For nearly 40 years, Eleanor’s new mother-in-law would be a dominant force in her marriage. Sara had a double townhouse built for the newlyweds in Manhattan; she lived in one house, they in the other. Sara would come and go, regulating every aspect of Franklin and Eleanor’s life – from household management to decorating to child rearing. Eleanor would struggle for independence, seeking to develop new friends, activities, and interests.
Early in their marriage, and with Eleanor’s support, Franklin began building a political career in New York state politics as state senator. During World War I, President Wilson appointed Franklin Assistant Navy Secretary and the couple moved to Washington, D. C.
Franklin’s political career expanded when he was nominated as the Democratic Party’s vice presidential candidate in 1920, but the party was defeated in that election. The couple returned to New York.
His political future was in serious doubt after Franklin contracted poliomyelitis in 1921. Eleanor initially managed his medical care and recovery, and encouraged him to plan a return to active politics despite the development of permanent paralysis of his legs.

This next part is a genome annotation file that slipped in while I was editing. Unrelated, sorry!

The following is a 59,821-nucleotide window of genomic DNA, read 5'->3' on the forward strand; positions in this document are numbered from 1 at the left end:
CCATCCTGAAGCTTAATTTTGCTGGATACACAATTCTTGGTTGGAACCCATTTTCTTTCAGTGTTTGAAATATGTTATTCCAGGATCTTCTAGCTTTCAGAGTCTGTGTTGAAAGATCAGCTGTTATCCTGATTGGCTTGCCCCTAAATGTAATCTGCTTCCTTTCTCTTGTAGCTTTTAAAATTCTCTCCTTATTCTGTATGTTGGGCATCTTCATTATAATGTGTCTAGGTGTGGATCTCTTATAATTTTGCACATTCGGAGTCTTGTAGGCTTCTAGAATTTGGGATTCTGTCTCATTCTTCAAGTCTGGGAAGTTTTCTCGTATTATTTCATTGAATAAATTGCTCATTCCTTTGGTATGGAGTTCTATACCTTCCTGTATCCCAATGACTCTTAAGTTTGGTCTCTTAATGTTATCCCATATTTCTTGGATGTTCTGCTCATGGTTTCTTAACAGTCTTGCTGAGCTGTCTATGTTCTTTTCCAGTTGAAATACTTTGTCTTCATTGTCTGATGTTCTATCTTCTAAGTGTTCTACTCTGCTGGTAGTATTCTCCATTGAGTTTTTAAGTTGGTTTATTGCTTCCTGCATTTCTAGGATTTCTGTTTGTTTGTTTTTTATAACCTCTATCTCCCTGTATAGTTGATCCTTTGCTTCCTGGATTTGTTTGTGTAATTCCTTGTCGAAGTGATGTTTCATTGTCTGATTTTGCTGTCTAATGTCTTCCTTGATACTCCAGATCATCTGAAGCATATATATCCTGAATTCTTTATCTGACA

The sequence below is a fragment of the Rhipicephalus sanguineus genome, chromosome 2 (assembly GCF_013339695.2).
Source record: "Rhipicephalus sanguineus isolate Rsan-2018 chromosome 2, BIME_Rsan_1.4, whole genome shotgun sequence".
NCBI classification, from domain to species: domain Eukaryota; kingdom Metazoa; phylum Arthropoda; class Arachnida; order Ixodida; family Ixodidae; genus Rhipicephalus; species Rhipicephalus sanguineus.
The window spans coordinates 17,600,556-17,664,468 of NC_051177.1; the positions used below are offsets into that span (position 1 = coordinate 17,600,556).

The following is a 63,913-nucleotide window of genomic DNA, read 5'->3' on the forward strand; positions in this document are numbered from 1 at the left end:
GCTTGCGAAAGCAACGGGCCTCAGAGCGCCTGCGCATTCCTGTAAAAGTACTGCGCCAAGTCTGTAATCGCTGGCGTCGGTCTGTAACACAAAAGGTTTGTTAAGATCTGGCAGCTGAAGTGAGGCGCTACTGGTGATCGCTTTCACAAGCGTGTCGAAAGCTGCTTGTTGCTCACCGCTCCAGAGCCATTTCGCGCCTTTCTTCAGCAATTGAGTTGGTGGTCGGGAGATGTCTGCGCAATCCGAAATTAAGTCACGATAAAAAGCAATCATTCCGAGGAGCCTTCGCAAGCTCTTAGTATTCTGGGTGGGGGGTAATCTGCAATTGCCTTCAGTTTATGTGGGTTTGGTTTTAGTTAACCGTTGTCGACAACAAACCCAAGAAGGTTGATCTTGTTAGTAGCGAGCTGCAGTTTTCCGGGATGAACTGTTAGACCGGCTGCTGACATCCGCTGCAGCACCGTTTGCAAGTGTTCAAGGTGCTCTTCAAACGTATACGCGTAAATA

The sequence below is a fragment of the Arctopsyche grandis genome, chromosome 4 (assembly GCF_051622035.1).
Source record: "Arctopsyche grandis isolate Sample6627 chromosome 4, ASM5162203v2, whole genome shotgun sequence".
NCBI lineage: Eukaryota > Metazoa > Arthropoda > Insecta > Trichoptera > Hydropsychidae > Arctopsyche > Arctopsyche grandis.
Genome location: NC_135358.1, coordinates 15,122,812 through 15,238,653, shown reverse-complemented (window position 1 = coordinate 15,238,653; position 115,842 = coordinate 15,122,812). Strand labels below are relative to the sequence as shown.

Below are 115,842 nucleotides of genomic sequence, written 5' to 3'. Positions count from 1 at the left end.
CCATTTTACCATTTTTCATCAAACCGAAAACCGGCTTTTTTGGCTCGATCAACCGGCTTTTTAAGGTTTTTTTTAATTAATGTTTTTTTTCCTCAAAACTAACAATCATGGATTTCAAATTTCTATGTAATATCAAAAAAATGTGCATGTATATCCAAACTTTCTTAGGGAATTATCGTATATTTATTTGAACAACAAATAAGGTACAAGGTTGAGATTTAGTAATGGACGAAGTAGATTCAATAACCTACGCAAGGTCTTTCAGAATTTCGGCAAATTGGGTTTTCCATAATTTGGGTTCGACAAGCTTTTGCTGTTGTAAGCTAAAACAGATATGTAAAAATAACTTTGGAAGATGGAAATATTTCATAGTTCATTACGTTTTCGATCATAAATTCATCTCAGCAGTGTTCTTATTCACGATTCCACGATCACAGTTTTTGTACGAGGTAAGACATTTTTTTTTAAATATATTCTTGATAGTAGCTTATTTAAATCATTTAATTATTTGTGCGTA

Her career as political spouse resumed when Franklin was elected governor of New York. By this time, Eleanor’s political experience and skill had become significant and, with Franklin’s limited mobility, she became his stand-in at functions when his schedule precluded his attendance. In her words, she became his “eyes and ears” inspecting schools, hospitals, state-supported institutions – relaying observations and impressions to Franklin, and pressing an agenda for changes.
Franklin became the Democratic Party’s presidential candidate in 1932 and defeated Herbert Hoover in the presidential election. Eleanor would then go on to become the first, and only First Lady, to serve through three terms of office.
Only two days after the inauguration in 1933, Eleanor became the very first First Lady to hold press conferences and went on to hold 348 in total during the next 12 years. Eleanor and the Administration would use these press conferences to inform the American people of White House life, Administration policies, and critical foreign and domestic news.
Within three months, Eleanor would become the first First Lady to contract with a monthly magazine, Women’s Home Companion, to write a column, called “I Want You to Write to Me.” She invited the public to share their opinions and observations with her. Eleanor earned $1000 a month for the column and donated the fee to charities. Her success was enormous: approximately 300,000 people wrote to her within the first five months. She would continue her column writing with various publications through the remainder of her life.